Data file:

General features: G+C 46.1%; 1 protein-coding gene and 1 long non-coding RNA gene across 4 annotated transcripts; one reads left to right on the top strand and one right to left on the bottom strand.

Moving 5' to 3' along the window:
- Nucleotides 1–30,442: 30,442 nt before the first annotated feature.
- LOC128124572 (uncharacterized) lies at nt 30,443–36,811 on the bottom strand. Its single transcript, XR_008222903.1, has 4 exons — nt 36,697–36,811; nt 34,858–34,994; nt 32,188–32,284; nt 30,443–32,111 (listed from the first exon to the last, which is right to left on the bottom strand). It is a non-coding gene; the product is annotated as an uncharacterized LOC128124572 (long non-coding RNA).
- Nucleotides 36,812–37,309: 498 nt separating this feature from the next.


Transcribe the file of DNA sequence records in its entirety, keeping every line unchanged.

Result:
General features: G+C 46.1%; 1 protein-coding gene and 1 long non-coding RNA gene across 4 annotated transcripts; one reads left to right on the top strand and one right to left on the bottom strand.

Moving 5' to 3' along the window:
- Nucleotides 1–30,442: 30,442 nt before the first annotated feature.
- LOC128124572 (uncharacterized) lies at nt 30,443–36,811 on the bottom strand. Its single transcript, XR_008222903.1, has 4 exons — nt 36,697–36,811; nt 34,858–34,994; nt 32,188–32,284; nt 30,443–32,111 (listed from the first exon to the last, which is right to left on the bottom strand). It is a non-coding gene; the product is annotated as an uncharacterized LOC128124572 (long non-coding RNA).
- Nucleotides 36,812–37,309: 498 nt separating this feature from the next.